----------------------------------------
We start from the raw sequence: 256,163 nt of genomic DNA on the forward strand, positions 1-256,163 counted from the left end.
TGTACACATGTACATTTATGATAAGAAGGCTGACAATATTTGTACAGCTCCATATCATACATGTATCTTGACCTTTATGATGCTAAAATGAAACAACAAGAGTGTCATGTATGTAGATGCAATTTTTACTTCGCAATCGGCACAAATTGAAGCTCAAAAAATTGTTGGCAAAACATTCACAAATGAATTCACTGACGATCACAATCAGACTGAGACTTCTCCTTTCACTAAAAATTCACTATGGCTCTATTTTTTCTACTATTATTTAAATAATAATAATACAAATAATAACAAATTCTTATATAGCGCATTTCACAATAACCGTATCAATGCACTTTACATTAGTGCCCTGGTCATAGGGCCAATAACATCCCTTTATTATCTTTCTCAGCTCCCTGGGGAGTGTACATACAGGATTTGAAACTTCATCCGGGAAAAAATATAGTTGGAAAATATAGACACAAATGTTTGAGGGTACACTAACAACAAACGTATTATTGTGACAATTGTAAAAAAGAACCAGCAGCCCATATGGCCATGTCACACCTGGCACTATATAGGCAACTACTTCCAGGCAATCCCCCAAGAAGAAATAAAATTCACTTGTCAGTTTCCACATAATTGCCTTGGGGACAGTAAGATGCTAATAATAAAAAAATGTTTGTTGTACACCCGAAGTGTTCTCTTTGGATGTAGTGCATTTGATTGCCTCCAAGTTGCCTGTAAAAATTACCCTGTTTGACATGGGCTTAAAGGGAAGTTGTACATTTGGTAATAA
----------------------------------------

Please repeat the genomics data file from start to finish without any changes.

We start from the raw sequence: 256,163 nt of genomic DNA on the forward strand, positions 1-256,163 counted from the left end.
TGTACACATGTACATTTATGATAAGAAGGCTGACAATATTTGTACAGCTCCATATCATACATGTATCTTGACCTTTATGATGCTAAAATGAAACAACAAGAGTGTCATGTATGTAGATGCAATTTTTACTTCGCAATCGGCACAAATTGAAGCTCAAAAAATTGTTGGCAAAACATTCACAAATGAATTCACTGACGATCACAATCAGACTGAGACTTCTCCTTTCACTAAAAATTCACTATGGCTCTATTTTTTCTACTATTATTTAAATAATAATAATACAAATAATAACAAATTCTTATATAGCGCATTTCACAATAACCGTATCAATGCACTTTACATTAGTGCCCTGGTCATAGGGCCAATAACATCCCTTTATTATCTTTCTCAGCTCCCTGGGGAGTGTACATACAGGATTTGAAACTTCATCCGGGAAAAAATATAGTTGGAAAATATAGACACAAATGTTTGAGGGTACACTAACAACAAACGTATTATTGTGACAATTGTAAAAAAGAACCAGCAGCCCATATGGCCATGTCACACCTGGCACTATATAGGCAACTACTTCCAGGCAATCCCCCAAGAAGAAATAAAATTCACTTGTCAGTTTCCACATAATTGCCTTGGGGACAGTAAGATGCTAATAATAAAAAAATGTTTGTTGTACACCCGAAGTGTTCTCTTTGGATGTAGTGCATTTGATTGCCTCCAAGTTGCCTGTAAAAATTACCCTGTTTGACATGGGCTTAAAGGGAAGTTGTACATTTGGTAATAA